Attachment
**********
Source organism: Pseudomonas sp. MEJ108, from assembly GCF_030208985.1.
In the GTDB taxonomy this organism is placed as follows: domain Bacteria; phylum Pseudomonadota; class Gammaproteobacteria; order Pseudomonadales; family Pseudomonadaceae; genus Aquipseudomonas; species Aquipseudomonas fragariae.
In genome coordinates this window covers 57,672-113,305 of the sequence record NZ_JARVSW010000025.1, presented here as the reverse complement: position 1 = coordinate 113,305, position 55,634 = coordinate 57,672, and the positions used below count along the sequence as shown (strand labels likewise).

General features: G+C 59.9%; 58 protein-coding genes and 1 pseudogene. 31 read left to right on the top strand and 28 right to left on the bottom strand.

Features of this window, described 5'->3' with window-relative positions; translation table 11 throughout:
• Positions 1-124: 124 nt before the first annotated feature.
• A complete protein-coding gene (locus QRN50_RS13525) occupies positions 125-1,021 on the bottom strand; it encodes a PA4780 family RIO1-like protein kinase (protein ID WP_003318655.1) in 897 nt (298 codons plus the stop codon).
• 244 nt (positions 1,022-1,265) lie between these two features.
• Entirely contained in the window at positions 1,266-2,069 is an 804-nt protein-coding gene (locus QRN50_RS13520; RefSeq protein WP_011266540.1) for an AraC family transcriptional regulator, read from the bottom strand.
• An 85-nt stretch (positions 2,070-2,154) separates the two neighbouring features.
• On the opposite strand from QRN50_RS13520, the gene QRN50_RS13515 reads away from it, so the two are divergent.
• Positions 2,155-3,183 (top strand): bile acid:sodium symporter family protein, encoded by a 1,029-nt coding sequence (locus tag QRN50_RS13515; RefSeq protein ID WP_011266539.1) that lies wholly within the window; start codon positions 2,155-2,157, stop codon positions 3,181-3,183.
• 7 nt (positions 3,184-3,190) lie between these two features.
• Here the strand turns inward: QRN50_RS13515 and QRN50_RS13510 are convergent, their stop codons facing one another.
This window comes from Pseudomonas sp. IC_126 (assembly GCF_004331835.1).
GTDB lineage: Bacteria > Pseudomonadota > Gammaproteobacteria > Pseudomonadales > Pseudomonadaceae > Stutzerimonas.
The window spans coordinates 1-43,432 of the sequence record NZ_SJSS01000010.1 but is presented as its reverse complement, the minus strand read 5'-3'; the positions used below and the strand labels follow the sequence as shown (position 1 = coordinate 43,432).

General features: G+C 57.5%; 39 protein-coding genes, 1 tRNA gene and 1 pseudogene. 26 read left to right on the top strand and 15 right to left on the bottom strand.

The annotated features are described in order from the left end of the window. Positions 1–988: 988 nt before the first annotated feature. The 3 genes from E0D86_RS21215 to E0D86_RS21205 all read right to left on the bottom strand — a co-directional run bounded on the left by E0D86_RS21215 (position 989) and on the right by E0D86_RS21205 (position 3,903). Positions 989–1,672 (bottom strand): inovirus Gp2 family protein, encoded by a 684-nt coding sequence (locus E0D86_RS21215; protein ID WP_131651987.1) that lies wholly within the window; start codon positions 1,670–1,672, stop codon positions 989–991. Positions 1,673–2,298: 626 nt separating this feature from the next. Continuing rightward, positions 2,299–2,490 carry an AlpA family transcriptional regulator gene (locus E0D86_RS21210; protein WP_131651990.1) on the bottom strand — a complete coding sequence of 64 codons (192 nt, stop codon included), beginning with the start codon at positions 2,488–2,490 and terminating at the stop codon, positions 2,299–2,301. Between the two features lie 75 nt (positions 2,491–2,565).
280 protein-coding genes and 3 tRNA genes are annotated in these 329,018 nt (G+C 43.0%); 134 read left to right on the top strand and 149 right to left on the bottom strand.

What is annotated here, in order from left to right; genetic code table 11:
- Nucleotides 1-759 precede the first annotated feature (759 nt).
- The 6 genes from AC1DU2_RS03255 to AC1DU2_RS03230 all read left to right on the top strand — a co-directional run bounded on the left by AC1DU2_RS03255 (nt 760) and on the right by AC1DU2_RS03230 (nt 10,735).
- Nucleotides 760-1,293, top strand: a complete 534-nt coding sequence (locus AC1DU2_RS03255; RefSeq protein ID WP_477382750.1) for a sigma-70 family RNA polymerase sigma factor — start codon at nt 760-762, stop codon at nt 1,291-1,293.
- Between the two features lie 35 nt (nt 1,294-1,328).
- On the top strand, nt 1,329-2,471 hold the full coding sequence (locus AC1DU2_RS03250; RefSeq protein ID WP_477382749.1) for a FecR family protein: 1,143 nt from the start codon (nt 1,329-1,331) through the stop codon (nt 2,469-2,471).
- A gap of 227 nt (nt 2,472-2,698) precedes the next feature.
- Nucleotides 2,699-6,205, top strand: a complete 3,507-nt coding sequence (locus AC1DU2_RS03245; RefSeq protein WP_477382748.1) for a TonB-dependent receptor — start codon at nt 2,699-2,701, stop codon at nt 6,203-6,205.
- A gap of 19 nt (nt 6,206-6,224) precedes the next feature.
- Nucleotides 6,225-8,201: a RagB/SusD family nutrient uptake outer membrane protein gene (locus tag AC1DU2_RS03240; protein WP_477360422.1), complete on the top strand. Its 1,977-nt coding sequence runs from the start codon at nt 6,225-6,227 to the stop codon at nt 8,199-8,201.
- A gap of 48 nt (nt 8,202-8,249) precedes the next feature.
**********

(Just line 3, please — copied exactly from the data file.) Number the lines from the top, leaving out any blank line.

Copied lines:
In genome coordinates this window covers 57,672-113,305 of the sequence record NZ_JARVSW010000025.1, presented here as the reverse complement: position 1 = coordinate 113,305, position 55,634 = coordinate 57,672, and the positions used below count along the sequence as shown (strand labels likewise).